European Union says Brexit transition should last to end

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Britain's transition period out of the European Union must end by 2021, the EU's chief Brexit negotiator has said.

By allowing branches of European Union banks in London to be supervised by their home regulator, Britain will be hoping the bloc would in return allow euro clearing - and thus thousands of trading-related jobs - to remain in Britain.

The Bank's plans mean that European institutions will not need to convert their United Kingdom branches into subsidiaries - a move that will ease the burden for the financial services industry, which has urged negotiators to strike a cross-border deal.

Brexit Secretary David Davis is on record as saying he wants Britain's free trade deal to be "Canada plus plus" and include financial services.

Once agreed, negotiations can then move on to future relations for the longer term, with Britain hoping to complete a trade deal as early as possible.

This means a transition period of 21 months from the end of the Article 50 expiry on March 29th 2019 until the United Kingdom is fully out of the European Union on the first day of 2021.

The Prime Minister on Monday insisted that the United Kingdom can still have a "bespoke" trade deal.

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The central bank said it made the decision on the assumption that a "high degree of supervisory co-operation with the EU" would continue after Britain leaves the bloc.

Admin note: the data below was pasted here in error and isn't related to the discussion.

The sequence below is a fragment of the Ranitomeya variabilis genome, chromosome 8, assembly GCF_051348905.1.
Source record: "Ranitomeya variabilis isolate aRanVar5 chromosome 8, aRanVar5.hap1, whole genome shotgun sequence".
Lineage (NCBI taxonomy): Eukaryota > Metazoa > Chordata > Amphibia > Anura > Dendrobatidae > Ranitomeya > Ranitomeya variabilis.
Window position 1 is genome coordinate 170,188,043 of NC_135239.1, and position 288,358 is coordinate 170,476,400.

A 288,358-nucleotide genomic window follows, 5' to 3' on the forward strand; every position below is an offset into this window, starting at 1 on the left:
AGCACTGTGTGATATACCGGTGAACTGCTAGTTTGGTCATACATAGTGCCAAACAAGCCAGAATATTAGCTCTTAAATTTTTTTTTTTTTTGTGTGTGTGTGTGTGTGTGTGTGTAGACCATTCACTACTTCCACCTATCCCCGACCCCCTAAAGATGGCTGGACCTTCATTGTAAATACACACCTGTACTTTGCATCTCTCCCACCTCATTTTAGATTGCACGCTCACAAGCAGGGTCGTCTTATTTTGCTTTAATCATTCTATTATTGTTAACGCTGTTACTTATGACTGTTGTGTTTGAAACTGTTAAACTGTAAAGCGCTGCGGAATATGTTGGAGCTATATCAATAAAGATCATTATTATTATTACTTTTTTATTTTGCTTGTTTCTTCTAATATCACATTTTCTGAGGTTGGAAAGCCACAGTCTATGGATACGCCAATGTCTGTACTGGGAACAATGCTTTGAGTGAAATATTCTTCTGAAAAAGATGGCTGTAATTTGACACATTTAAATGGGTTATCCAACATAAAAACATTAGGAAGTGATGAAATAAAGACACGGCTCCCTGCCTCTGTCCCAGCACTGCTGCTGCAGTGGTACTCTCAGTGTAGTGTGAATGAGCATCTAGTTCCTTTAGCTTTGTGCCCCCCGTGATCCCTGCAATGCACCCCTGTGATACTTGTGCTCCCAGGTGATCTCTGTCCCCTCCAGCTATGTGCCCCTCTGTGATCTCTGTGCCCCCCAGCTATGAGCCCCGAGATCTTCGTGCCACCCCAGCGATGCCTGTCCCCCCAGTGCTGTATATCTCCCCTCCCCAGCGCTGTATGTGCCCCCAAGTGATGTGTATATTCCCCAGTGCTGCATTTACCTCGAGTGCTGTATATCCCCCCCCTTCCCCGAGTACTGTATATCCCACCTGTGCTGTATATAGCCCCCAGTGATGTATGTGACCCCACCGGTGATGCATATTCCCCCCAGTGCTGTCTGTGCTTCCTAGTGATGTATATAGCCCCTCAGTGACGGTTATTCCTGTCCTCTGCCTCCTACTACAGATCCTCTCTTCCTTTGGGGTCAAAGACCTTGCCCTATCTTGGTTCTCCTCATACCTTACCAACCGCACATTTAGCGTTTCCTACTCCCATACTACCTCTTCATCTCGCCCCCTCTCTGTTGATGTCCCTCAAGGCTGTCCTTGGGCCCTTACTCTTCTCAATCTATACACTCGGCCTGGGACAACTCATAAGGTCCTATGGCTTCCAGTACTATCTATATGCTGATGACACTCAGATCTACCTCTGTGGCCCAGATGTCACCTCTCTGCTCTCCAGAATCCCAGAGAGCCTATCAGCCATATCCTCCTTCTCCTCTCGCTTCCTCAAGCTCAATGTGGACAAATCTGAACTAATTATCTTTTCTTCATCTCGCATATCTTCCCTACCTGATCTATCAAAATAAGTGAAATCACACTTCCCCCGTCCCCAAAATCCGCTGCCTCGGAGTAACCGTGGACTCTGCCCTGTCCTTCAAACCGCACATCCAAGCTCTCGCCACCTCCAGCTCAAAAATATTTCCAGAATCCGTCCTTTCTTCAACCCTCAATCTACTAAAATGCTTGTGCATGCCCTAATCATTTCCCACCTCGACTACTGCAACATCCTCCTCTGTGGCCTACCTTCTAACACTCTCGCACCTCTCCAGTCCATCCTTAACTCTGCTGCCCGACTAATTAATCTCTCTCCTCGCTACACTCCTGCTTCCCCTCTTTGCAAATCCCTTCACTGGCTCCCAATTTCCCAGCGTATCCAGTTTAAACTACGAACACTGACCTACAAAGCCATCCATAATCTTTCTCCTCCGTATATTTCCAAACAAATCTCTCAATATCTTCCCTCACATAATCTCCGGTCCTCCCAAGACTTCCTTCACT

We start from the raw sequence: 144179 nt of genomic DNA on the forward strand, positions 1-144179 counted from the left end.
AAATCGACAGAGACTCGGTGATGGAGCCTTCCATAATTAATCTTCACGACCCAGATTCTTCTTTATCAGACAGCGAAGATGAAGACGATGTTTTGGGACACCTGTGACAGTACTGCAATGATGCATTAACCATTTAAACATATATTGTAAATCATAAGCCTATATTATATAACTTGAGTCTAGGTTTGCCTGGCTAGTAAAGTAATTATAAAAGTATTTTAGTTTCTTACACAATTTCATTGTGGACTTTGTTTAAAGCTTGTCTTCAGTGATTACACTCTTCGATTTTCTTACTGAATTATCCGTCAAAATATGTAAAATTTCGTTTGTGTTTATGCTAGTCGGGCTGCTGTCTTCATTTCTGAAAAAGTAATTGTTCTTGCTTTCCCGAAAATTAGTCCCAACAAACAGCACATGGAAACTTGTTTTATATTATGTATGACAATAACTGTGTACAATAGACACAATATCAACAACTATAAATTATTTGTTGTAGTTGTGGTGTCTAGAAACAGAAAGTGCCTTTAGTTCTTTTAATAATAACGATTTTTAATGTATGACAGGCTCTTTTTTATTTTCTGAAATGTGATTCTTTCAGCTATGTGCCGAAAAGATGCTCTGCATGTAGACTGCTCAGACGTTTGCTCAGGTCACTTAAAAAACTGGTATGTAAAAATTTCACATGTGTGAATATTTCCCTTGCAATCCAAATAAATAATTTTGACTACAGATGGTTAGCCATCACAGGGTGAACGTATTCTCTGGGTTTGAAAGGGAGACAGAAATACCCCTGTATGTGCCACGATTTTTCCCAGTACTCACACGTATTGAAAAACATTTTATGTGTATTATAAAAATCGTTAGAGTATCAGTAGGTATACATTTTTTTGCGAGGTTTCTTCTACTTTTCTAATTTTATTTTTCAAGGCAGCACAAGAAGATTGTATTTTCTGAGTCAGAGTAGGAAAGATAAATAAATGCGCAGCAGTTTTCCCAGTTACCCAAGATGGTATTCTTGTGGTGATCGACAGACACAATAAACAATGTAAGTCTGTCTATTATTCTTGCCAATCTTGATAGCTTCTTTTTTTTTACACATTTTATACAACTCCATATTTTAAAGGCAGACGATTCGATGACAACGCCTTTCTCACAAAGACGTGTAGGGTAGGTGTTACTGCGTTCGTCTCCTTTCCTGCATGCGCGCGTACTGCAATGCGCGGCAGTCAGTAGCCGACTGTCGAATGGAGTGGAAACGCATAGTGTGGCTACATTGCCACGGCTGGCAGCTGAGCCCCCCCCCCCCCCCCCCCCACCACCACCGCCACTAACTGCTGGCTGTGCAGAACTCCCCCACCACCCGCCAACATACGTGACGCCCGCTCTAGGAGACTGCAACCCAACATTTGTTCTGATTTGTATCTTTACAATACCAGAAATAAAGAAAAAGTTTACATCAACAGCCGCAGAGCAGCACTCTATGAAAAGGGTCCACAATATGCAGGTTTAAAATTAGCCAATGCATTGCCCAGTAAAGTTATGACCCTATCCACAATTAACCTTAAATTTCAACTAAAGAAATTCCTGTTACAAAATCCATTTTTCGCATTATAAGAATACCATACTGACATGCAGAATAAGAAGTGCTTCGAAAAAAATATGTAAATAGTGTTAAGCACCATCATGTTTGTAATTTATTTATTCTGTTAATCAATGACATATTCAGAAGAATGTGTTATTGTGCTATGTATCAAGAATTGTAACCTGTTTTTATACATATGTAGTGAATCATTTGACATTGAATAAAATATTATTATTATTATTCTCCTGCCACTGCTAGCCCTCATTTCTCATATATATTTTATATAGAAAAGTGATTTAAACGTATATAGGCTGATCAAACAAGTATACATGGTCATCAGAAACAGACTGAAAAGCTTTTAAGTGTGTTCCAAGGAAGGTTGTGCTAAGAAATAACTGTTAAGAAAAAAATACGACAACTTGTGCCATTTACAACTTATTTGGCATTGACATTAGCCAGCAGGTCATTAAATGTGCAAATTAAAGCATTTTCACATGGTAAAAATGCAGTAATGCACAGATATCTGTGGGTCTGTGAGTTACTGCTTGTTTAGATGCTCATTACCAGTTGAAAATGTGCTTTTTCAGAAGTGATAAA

Leading conservative lawmaker Jacob Rees-Mogg slammed this demand as "rather hostile", leaving the United Kingdom "no more than a vassal state, a colony, a serf of the European Union".

Brussels meanwhile has repeatedly warned Britain that it can not expect to leave the EU's single market and customs union, and maintain all its benefits.

Given the potential pitfalls, "although May will be reluctant to extend Article 50 negotiations or the length of the transition. there is a significant probability she will have to", said analyst Rahman.

The next phase comes as Barnier ruffled feathers in London on Tuesday with a warning that any ties after Brexit would inevitably result in Britain's financial companies losing full rights to trade across the bloc.

This was a outcome of "the red lines that the British have chosen themselves". It said in a statement, "The FCA welcomes the progress that has been made and is supportive of open markets and free trade in financial services underpinned by strong regulatory standards".